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This Week on The Agenda

Feb 01

Countries in Conflict

The Agenda discusses Canada's role in the Middle East under Justin Trudeau with foreign affairs experts Janice Stein and Irvin Studin. Then, central European history professor Timothy Snyder answers 10 questions about Ukraine. Also, does soil have the potential to fight climate change?

Feb 02

Art, Science, Politics

Conservative political pundit David Frum discusses the Iowa primary results. Then, Victoria Kaspi waxes poetic on her life making scientific discoveries. Also, Marc Mayer, director of the National Gallery of Canada, suggests how to best enjoy a visit to the museum.

Feb 03

Toronto's Transit Plans

Major changes are afoot on the Scarborough subway extension. Mayor John Tory is hoping to scrap two of the three planned stops and reinvest the savings into a 17-stop LRT line. He joins The Agenda along with Jennifer Keesmaat, chief city planner, to discuss one of the most polarizing debates at Toronto City Hall in years.

Feb 04

Peeking into Political Fundraising

The Agenda pulls back the curtain on Ontario's political fundraising laws. Then, a look behind the scary headlines popping up around germs and antibiotic resistant superbugs.

Feb 05

The Agenda's Story, The Agenda's Week

The Agenda discusses a story making news this week. Then, a debate on Canada role in the Middle East under Prime Minister Trudeau; a look at soil as a potential climate change solution; David Frum on how the U.S. election is shaping up; Toronto Mayor John Tory on transit plans; a Queen's Park panel discusses the province's concerns. The Agenda looks at its week in programming.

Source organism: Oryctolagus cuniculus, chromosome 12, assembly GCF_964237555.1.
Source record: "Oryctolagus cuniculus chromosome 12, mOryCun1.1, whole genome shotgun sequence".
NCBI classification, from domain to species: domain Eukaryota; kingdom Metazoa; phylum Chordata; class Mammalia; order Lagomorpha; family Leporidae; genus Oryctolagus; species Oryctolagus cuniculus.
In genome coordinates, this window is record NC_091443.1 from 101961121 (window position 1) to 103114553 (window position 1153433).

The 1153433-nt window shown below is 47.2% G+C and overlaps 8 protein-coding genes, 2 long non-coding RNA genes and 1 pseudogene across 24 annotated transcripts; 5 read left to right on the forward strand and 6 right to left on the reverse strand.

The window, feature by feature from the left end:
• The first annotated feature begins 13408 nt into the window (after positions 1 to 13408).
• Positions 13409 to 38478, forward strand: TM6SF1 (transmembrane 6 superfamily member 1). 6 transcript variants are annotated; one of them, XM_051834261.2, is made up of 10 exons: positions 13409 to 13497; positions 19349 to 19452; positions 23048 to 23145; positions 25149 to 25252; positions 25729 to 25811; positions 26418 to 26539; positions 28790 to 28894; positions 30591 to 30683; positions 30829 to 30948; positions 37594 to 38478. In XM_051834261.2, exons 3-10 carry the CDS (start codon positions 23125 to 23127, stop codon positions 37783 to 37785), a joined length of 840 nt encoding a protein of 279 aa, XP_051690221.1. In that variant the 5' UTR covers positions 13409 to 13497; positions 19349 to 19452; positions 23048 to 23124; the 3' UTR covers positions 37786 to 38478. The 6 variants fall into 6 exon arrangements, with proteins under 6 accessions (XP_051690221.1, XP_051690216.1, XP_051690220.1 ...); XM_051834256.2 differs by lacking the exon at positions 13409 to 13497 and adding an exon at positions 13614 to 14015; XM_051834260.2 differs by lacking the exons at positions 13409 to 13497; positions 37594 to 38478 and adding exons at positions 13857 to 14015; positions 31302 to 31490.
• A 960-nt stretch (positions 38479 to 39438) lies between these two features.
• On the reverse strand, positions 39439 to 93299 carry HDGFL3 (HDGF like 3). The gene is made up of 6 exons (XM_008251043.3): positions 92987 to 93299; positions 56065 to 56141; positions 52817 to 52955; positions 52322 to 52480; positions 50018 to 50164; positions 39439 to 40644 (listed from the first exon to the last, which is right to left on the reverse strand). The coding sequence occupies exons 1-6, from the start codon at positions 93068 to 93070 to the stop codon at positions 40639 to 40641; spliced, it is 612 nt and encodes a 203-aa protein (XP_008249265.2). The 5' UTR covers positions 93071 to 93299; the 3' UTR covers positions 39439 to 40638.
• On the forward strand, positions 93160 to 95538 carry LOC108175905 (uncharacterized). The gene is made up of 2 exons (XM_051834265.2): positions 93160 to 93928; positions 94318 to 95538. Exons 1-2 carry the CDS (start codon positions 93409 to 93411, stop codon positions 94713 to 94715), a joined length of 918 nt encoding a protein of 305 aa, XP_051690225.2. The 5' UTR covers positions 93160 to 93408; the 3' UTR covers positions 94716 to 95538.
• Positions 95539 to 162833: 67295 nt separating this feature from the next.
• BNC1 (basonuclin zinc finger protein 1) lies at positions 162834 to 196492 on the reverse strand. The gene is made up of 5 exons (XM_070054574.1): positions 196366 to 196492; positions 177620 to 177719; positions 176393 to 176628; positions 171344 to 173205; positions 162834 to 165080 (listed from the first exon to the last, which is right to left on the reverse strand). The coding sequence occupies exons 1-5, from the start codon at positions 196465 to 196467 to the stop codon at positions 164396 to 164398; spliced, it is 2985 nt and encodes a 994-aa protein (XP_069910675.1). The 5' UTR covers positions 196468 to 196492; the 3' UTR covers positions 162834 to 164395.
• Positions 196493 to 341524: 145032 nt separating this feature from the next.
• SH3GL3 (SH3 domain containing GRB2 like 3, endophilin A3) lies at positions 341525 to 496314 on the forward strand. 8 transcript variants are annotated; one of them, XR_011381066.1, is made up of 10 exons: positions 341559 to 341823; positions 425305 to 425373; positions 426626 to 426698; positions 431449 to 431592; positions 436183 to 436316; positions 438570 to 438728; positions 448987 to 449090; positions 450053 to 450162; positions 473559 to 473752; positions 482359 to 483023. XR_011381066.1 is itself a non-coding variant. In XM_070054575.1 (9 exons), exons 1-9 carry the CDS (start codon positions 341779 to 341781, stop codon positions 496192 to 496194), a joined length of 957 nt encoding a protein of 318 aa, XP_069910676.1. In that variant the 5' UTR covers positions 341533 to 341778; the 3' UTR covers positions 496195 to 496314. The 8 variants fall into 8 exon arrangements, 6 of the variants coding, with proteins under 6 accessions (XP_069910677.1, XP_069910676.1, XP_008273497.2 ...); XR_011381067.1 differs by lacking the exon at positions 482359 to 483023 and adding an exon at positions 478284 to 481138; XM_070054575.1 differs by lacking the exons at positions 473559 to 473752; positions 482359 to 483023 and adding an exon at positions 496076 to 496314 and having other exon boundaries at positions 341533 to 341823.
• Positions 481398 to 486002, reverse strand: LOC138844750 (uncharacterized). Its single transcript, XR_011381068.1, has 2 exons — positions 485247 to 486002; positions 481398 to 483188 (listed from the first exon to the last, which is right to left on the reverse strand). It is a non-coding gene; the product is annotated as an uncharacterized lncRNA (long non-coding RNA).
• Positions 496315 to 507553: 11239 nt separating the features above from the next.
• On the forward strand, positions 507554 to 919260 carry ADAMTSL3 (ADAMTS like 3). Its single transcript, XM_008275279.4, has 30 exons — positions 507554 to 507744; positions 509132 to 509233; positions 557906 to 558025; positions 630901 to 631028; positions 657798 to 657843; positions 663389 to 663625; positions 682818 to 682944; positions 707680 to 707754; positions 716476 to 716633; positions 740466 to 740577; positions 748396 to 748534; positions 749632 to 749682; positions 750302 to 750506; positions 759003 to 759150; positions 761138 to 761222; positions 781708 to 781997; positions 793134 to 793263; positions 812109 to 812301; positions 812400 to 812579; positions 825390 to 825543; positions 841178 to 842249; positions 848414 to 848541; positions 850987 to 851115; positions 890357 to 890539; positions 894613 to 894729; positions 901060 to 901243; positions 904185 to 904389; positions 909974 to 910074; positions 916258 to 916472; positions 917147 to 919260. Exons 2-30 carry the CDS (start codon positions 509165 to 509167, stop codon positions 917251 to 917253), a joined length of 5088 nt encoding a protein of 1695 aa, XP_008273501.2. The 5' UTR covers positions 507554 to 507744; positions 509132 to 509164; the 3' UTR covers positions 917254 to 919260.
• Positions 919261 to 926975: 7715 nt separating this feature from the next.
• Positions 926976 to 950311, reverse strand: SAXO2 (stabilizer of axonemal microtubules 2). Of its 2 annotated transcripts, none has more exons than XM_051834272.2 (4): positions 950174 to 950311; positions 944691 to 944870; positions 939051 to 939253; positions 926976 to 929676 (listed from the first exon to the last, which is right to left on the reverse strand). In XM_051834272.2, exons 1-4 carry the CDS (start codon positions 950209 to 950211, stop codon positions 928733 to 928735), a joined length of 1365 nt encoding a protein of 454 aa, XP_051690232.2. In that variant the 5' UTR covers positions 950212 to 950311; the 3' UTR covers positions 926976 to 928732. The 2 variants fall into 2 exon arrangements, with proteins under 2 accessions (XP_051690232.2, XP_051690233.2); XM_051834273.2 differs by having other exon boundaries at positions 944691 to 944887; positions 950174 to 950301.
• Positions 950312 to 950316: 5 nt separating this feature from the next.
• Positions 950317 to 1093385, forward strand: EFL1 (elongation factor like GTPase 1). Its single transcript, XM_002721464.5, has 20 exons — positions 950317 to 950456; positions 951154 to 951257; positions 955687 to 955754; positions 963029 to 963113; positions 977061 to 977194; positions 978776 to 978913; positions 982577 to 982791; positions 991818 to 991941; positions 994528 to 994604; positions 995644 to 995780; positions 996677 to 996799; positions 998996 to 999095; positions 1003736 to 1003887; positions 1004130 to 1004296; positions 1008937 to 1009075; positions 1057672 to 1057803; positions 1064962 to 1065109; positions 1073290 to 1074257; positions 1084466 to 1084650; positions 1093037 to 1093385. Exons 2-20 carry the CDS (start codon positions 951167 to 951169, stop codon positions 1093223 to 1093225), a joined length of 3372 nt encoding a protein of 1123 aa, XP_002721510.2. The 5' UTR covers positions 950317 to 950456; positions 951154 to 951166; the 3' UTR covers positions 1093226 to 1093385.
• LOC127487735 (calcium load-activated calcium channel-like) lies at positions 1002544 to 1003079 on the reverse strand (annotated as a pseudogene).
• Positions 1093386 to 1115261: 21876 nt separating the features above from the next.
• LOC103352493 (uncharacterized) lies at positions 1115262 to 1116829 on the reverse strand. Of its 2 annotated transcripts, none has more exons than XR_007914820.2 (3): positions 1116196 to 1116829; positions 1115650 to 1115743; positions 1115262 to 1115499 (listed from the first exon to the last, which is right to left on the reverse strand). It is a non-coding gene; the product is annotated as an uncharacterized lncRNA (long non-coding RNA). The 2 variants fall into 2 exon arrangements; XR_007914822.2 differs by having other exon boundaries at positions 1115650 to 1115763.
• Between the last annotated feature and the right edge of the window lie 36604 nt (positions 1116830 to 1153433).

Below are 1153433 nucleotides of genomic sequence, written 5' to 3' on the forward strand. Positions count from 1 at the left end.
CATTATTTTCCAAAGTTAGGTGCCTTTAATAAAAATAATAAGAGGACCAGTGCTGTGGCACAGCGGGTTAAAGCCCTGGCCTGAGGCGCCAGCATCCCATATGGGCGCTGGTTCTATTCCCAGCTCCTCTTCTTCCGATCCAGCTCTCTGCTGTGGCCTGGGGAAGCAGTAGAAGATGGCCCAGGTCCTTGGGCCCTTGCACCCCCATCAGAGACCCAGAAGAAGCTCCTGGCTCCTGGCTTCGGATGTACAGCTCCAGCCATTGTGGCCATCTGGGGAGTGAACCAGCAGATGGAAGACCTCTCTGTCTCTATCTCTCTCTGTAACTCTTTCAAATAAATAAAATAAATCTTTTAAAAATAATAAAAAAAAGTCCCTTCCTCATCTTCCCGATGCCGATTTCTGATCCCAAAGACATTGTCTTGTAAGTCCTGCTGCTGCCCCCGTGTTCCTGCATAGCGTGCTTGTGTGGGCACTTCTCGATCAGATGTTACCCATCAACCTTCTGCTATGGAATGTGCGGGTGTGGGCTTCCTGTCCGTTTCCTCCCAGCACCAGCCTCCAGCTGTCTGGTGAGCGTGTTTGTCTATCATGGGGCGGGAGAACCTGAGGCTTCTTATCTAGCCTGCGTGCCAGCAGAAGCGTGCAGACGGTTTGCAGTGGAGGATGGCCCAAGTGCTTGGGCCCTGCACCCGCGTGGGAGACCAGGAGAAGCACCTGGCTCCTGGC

Steve Paikin's Blog

The Academy Award-nominated movie about the Catholic Church’s sex abuse scandal made me want to cry, but not only for the reasons you think.

He was born in Hamilton and raised in Toronto, but former Maple Leafs president Ken Dryden’s greatest moments all came in Montreal.

Under Jean Chrétien, federal fundraising rules were overhauled to prohibit corporations and unions from making political donations, and the limit on how much individuals could donate was lowered.

When compared to political fundraising practices in other jurisdictions, Ontario lands somewhere in the middle. Will switching to another system solve our problems?

We know political parties need money. But does anyone really believe that donations are meant to further the democratic process?

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